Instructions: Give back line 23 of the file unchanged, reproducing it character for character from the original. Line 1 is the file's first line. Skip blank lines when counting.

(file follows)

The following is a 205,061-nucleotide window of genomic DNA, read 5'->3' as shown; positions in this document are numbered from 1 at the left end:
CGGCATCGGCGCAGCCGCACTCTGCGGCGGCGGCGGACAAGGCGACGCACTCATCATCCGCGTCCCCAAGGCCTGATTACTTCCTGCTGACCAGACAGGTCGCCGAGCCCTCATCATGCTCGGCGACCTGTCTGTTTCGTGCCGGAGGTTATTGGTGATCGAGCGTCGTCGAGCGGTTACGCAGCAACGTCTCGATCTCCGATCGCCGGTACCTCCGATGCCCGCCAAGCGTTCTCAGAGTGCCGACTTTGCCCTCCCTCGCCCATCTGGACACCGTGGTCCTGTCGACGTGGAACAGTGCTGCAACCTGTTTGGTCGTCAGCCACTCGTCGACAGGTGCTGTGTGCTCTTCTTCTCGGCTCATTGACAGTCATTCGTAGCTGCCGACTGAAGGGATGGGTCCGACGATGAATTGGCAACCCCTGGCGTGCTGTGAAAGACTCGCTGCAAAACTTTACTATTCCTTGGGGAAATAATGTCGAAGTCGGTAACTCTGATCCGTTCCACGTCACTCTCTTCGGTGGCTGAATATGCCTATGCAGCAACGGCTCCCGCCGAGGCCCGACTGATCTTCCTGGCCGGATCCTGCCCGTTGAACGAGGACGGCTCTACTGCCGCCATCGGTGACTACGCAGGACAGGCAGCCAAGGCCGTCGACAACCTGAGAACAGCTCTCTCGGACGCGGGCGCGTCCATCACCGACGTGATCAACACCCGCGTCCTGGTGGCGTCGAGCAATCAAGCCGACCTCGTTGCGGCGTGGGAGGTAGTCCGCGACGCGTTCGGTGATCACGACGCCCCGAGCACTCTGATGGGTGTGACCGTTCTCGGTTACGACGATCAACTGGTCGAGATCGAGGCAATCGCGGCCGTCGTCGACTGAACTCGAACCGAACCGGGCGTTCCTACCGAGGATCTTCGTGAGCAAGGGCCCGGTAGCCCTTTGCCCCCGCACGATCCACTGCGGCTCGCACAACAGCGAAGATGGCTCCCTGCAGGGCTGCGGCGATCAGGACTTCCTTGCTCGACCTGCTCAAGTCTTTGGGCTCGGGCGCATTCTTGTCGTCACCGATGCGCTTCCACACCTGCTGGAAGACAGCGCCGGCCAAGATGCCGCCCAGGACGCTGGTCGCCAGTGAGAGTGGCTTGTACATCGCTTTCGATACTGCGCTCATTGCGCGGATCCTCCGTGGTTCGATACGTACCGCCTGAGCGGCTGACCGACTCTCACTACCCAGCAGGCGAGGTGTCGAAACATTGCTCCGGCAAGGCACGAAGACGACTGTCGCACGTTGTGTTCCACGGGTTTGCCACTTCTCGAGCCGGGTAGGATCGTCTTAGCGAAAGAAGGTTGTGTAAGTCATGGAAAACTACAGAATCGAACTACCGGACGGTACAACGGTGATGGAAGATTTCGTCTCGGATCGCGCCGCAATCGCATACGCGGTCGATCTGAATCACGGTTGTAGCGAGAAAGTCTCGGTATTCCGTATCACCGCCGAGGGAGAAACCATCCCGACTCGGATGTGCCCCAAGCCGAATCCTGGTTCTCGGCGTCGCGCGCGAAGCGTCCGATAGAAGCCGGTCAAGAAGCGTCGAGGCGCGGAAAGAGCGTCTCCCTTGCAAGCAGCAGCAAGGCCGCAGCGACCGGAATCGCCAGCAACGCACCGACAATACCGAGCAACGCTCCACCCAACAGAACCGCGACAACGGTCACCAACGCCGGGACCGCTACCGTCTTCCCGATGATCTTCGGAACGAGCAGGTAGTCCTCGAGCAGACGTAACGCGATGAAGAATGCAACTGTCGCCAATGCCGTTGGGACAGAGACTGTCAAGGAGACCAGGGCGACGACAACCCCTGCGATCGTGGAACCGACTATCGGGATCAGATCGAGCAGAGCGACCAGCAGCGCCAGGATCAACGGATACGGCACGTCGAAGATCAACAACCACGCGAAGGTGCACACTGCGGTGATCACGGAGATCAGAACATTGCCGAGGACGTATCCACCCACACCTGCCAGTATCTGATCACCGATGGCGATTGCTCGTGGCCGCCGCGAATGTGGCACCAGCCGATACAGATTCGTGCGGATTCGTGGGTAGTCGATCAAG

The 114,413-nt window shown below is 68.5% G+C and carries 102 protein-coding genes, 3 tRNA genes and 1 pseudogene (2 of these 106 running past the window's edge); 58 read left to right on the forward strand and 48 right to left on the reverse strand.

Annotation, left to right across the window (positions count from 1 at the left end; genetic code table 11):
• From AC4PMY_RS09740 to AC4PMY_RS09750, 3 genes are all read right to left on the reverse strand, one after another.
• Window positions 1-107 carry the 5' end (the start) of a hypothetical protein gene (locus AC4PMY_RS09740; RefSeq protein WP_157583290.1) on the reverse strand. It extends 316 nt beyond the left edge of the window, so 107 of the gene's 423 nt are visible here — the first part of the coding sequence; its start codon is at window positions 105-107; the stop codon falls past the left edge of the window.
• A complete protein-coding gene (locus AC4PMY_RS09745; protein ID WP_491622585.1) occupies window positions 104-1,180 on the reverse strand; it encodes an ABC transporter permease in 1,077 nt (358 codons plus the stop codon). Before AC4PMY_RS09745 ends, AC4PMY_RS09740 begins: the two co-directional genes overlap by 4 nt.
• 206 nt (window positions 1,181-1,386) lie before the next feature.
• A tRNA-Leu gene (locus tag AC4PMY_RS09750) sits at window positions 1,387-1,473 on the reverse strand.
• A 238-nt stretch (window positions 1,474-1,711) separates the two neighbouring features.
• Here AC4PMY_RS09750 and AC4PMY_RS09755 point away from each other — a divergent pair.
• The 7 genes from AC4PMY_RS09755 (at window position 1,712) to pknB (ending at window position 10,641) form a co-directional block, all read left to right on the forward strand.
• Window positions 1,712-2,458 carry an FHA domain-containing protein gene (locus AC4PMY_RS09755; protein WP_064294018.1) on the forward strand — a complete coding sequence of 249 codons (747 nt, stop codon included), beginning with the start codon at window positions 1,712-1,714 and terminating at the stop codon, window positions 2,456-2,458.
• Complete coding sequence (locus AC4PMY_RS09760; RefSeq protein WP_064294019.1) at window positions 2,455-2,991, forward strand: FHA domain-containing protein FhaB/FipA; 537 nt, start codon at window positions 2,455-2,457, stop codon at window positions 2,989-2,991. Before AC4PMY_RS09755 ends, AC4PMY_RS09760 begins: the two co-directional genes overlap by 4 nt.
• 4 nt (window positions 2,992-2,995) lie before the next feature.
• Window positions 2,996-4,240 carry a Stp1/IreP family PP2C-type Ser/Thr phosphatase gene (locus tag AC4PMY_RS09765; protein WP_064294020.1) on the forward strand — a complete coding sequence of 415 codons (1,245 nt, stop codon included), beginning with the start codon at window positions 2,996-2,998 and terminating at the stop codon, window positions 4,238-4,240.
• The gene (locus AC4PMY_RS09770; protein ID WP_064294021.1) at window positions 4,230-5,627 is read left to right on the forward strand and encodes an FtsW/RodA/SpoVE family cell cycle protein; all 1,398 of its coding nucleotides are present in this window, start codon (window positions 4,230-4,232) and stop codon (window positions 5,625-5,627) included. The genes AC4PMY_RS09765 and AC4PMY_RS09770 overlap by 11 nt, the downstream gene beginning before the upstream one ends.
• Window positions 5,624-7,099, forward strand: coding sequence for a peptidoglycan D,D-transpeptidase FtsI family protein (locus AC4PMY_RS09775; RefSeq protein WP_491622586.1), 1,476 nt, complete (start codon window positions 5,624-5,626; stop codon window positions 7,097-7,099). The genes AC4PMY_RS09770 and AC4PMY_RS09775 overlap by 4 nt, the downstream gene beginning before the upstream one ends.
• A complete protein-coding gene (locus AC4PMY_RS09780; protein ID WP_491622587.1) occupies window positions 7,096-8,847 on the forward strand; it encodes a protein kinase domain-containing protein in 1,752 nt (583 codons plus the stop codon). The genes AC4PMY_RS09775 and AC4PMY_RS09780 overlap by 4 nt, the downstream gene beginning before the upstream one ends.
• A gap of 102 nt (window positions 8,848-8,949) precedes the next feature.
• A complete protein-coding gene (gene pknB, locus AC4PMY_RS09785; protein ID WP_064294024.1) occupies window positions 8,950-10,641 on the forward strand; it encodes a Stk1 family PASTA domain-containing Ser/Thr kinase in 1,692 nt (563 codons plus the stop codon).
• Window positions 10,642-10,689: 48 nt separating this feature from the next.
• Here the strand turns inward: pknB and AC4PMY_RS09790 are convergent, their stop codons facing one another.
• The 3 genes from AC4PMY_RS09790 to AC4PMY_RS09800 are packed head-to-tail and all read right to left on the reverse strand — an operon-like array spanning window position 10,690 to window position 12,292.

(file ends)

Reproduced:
• Here the strand turns inward: pknB and AC4PMY_RS09790 are convergent, their stop codons facing one another.